Monthly Archives: April 2012




Every photographer wants to sell their work. Every gallerist wants to sell photographer’s work. But it is so much easier said than done. And yet, at the high end of the photography market, the Gursky’s and Sherman’s of this world sell for millions of dollars.

This talk was an informal discussion about the print sales market, between Chair Jeffrey Boloten, Managing Director of Artinsight, Zelda Cheatle, London based gallerist, and WM Hunt, US based collector, curator and photographic consultant. A match made in heaven; the speakers knew one another well and there was healthy, light hearted banter, but it proved invaluable to have a trans Atlantic perspective; one which, as the talk went on, was evidently a key issue in this topic of the print market.

Jeffrey Boloten started with a little run through of the art market at present, and photography’s place within it. It seems that, after a little lull at the end of last year, sales are on the up again and the photography market is more buoyant than that of the general art market. The photography market has evolved over the years to include prints not originally made to sell; fashion photography, reportage, photographs documenting performance artists and installations are now all equally sought after as art in their own right. This is an interesting development, given that prior to this the market was predominantly made up of fine art photography, made to sell. But here’s the thing, and was pointed out by Cheatle; dedicated photography galleries don’t sell photography. Photography only sells in art galleries.

And this is the crux of the matter for me. Working in a dedicated photography gallery, I have experienced this first hand; Photofusion struggles to sell prints. Someone in the audience made the point that dedicated photography galleries often show more reportage based work, and of course there is place for that kind of gallery and for photographers to get that kind of exposure (later on, Hunt did admit it was hard to sell reportage stuff; people don’t want to live with that kind of thing on their walls). But as Cheatle pointed out; look at the new Saatchi show, Out of Focus. All of the photographers in that exhibition are represented by art galleries; they (along with Cindy Sherman and Andreas Gursky who sell at the top end) consider themselves artists who use photography. They are not photographers.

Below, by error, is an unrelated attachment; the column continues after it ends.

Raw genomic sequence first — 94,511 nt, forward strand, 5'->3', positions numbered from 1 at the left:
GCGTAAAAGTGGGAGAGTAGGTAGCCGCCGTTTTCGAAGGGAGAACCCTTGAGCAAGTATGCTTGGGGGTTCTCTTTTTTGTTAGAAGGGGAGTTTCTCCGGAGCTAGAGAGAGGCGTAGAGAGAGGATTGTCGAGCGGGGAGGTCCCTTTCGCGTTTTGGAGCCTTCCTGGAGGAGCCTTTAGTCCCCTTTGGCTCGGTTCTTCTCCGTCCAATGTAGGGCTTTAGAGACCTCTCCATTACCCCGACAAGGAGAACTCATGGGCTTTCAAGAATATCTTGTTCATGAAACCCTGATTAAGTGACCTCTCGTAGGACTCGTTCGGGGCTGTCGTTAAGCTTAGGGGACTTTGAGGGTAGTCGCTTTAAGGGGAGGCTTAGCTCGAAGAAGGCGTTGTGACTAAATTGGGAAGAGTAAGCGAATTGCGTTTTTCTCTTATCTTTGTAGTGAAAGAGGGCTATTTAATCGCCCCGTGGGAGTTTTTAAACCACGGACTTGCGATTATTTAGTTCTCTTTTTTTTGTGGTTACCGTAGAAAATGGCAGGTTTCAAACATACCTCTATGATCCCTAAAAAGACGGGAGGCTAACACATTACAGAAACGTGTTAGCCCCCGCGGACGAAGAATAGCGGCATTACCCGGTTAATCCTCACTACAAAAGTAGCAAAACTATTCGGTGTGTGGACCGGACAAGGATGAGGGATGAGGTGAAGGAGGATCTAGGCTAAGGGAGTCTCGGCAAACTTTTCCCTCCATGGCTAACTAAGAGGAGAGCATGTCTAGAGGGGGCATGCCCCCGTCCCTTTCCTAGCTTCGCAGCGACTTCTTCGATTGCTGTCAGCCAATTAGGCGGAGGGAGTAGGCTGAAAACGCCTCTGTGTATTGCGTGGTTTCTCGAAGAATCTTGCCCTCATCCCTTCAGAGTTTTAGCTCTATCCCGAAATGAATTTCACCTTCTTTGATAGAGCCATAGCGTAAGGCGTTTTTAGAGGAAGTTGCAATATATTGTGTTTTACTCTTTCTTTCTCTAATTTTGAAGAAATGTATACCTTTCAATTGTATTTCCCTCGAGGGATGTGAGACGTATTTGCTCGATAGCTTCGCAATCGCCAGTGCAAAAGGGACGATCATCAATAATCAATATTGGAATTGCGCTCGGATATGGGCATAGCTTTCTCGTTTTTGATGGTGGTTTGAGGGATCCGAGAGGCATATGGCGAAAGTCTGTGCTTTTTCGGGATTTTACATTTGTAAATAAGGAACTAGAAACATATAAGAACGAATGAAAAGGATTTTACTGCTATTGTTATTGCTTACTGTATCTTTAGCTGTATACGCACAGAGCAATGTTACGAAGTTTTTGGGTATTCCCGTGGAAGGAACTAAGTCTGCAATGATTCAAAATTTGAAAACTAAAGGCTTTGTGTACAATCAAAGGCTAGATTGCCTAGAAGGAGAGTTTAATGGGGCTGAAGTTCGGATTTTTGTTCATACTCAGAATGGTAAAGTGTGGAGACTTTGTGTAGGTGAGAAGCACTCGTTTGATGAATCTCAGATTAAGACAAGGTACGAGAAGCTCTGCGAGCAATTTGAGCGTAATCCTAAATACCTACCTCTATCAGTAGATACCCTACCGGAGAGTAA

In saying this, Cheatle confirmed something that I had been thinking about for a while. I remember bumping into James Hyman at the London Art Fair, where he was exhibiting paintings, and I asked him why he wasn’t exhibiting photography. He said he takes photography to Paris Photo, and takes it to fairs in New York, but it just doesn’t sell in London. His theory was based in the history of photography; in France photography had been picked up by the Surrealists as an art form in the 1920’s, and from then on was accepted as art. In the US, the beautifully crafted prints of Edward Steichen and Ansel Adams were quickly accepted as art; in contrast, the UK had documentary magazines such as Picture Post and the point of photography was very much as a documentary tool. This theory makes a lot of sense to me, and I put it to the panel. The response I got was that the people who buy prints in Paris Photo are German and Italian (not French!); and yet they did agree that the buzz surrounding the event in Paris is huge, and amongst everyone, collectors and non-collectors alike. That didn’t happen in the short run of Photo London, and I remain convinced that the reason for this is that photography is more ingrained in their psyche as an art form. It is still true that New York leads the world in the marketing of photography as art, although new art markets are springing up in Russia, India, China and the Middle East.

Talk then moved onto the subject of the quality of prints, and the fact that longevity of digital prints is suspect. Hunt is convinced they won’t last, and I thought it interesting that the Director of Harman Technologies, who was sat in the front row, didn’t make a sound to contradict him. So what happens when a digital print, bought at a high end auction, does fade? Hunt recounted the story of the fading Gursky hung in Tate Modern; apparently it is the dealer’s responsibility to re-print if such a thing happens. This then raises a lot of questions; Is it the same print? Does it have the same value? The feeling did seem to be that analogue prints were better quality (apart from when they’re not fixed properly, as in the case of Hunt’s Arbus which he sold to an unsuspecting dealer in Dubai!). And then of course the big editioning question. It was refreshing to hear Zelda Cheatle’s take on it; she sees editioning as a marketing tool, which actually doesn’t mean a thing. A print made now is going to be different to a print of the same image made in ten years time, or even tomorrow. Which makes editioning irrelevant; it’s only there because dealers like the idea of rarity.